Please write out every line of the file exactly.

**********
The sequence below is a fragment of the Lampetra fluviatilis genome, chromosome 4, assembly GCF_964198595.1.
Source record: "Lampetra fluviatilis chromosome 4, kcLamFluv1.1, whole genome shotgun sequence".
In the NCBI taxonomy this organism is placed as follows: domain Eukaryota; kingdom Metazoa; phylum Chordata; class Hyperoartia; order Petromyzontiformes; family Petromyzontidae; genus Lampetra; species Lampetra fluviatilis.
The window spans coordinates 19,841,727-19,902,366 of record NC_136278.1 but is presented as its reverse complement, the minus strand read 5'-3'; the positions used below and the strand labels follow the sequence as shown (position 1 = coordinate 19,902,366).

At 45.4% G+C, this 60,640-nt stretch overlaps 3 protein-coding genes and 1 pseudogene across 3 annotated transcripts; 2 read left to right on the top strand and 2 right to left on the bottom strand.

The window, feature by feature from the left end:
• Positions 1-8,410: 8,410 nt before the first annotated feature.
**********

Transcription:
The sequence below is a fragment of the Lampetra fluviatilis genome, chromosome 4, assembly GCF_964198595.1.
Source record: "Lampetra fluviatilis chromosome 4, kcLamFluv1.1, whole genome shotgun sequence".
In the NCBI taxonomy this organism is placed as follows: domain Eukaryota; kingdom Metazoa; phylum Chordata; class Hyperoartia; order Petromyzontiformes; family Petromyzontidae; genus Lampetra; species Lampetra fluviatilis.
The window spans coordinates 19,841,727-19,902,366 of record NC_136278.1 but is presented as its reverse complement, the minus strand read 5'-3'; the positions used below and the strand labels follow the sequence as shown (position 1 = coordinate 19,902,366).

At 45.4% G+C, this 60,640-nt stretch overlaps 3 protein-coding genes and 1 pseudogene across 3 annotated transcripts; 2 read left to right on the top strand and 2 right to left on the bottom strand.

The window, feature by feature from the left end:
• Positions 1-8,410: 8,410 nt before the first annotated feature.